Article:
The construction of the complex of Santa Chiara began in 1310, by the will of King Robert of Anjou and his wife Sancha of Majorca. The Franciscan citadel is actually a unification of two different convents. One for the Clarisses, and the other for Franciscan Friars Minor. The church is now in its original Gothic style, with a simple facade in which the ancient pierced rose window is nestled.
In 1742 the church was changed by the hand of the architect D.A. Vaccaro. Pompous coatings gave the complex a baroque aspect. On August 4th of 1943, the church was almost destroyed by aerial bombardment. It was rebuilt and restored according to the original Gothic style.
Ten years later the church reopened for worshipers. Over the centuries, the cloister has undergone various transformations. The most important was performed by D.A. Vaccaro between 1739 and 1742. Vaccaro built two avenues that, by intersecting, divide the area into four areas. Octagonal pillars line the perimeter, coated with majolica ceramic floral decorations.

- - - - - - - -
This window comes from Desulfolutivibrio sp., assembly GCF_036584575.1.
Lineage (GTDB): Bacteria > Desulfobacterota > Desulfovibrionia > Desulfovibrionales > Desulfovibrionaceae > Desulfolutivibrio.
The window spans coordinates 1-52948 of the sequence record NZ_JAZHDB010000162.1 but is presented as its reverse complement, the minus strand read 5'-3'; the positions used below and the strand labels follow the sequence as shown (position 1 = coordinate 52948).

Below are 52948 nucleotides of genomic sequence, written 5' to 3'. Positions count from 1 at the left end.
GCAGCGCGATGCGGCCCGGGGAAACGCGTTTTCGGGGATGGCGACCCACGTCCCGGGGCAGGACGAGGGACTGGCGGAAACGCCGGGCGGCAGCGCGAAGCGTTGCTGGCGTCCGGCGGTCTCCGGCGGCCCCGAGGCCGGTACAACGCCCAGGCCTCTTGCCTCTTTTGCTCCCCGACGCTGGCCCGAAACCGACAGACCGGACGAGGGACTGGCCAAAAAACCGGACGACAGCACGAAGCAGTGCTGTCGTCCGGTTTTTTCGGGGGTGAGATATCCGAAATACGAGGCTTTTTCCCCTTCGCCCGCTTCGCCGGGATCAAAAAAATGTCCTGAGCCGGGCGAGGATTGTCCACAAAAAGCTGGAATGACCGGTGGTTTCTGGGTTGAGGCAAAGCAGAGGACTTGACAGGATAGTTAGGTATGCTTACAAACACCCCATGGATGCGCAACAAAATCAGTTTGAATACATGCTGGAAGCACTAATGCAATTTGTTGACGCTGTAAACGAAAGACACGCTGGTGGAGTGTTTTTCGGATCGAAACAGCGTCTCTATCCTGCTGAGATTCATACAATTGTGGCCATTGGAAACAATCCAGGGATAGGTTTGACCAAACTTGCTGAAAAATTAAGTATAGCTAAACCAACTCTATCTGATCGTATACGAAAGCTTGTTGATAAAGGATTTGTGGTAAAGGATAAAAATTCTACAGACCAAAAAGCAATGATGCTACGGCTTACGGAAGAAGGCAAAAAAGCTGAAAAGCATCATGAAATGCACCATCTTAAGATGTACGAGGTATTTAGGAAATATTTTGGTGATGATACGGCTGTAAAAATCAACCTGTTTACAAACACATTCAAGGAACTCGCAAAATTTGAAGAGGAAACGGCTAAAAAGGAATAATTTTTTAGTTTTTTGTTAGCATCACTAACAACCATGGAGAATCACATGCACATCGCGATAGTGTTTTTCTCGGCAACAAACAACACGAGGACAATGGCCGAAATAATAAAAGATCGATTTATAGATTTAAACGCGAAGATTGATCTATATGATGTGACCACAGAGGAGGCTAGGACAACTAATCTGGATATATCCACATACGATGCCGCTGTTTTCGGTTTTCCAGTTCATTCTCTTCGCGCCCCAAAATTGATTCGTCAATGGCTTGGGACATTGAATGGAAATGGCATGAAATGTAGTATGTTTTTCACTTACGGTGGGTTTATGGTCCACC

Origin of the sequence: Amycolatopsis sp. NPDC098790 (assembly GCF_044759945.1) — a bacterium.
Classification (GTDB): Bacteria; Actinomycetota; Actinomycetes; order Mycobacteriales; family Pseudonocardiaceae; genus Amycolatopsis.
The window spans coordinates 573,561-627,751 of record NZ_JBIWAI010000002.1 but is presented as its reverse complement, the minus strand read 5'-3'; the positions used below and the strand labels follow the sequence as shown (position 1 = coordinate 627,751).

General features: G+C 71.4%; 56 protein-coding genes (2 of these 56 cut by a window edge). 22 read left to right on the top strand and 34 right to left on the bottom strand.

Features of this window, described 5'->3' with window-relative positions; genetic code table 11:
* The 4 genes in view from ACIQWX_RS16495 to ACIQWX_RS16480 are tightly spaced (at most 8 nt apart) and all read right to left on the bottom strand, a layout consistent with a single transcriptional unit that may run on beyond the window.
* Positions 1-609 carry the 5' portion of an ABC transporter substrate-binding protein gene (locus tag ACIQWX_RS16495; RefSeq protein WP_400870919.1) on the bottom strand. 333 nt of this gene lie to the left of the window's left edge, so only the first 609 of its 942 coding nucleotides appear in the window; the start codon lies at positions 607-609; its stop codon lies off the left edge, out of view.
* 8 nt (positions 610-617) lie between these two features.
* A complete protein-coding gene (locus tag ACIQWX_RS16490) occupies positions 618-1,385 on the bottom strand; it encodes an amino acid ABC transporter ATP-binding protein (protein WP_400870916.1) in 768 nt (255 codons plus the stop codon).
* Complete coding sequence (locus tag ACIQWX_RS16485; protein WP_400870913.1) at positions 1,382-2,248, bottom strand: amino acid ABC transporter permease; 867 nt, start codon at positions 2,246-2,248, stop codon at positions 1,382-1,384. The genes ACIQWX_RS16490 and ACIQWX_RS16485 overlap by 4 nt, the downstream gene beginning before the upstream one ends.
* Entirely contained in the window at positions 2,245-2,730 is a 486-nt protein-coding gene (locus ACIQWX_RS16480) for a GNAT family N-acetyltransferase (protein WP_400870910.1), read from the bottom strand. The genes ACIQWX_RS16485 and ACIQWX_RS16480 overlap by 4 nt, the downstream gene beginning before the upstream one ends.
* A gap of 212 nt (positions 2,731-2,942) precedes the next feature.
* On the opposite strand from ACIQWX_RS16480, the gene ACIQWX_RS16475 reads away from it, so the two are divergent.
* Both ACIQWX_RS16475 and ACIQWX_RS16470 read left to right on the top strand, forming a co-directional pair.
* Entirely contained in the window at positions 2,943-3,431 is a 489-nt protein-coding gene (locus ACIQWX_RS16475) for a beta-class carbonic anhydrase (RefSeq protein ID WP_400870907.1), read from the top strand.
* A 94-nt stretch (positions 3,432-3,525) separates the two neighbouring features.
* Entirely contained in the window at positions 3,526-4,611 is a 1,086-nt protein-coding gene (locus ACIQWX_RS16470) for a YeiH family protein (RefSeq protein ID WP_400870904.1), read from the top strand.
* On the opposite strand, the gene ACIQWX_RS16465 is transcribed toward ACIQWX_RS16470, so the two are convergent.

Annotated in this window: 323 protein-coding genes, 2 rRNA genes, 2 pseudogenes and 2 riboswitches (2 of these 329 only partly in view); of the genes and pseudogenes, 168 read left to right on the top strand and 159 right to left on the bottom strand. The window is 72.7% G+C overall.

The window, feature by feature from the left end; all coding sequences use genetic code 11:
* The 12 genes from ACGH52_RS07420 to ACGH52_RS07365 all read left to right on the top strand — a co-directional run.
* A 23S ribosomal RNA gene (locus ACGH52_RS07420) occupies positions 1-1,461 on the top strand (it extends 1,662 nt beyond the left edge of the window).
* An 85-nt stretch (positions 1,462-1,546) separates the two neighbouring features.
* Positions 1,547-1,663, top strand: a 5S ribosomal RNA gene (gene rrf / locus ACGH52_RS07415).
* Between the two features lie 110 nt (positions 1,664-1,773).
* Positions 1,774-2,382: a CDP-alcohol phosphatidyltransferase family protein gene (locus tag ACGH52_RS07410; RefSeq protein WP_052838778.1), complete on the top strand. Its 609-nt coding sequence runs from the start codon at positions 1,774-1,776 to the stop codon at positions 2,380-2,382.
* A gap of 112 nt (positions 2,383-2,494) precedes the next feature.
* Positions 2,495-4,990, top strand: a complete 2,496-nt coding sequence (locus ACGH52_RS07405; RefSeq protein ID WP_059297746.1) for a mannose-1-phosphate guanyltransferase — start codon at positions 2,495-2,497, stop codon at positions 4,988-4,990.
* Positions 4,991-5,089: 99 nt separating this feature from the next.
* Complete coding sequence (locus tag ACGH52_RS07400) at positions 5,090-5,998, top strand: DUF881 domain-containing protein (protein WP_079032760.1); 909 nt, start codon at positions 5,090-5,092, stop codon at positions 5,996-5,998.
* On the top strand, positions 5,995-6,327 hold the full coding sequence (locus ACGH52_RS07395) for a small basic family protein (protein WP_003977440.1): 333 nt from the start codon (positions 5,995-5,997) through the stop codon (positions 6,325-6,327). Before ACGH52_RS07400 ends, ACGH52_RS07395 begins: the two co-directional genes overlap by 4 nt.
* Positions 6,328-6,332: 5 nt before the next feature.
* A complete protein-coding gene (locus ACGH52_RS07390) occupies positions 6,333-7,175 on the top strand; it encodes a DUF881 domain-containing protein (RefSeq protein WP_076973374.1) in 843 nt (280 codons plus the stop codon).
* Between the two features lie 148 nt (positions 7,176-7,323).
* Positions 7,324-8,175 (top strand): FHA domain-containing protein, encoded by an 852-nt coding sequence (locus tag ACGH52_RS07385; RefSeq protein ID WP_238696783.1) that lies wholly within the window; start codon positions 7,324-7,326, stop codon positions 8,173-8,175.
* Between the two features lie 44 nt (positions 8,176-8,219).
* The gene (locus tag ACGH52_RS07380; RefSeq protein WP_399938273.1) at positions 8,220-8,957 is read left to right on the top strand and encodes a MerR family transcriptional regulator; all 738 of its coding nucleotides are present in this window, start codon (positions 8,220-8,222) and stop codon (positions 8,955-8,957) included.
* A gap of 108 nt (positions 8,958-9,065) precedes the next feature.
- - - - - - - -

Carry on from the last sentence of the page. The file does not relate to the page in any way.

The pillars are connected by benches covered with tiles with popular, rural, maritime, and mythological scenes. The four walls of the cloister are covered with Seventeenth-century frescoes depicting Saints, allegories, and scenes of the Old Testament.
Inside the complex, you can see a nativity scene featuring shepherds of the eighteenth and nineteenth centuries. You can see the Museum in where you can admire a cross-section of Neapolitan history. From antiquity to the twentieth century, the treasures the bombings of 1943 failed to destroy and an archeological area with remains of a Roman spa. MORE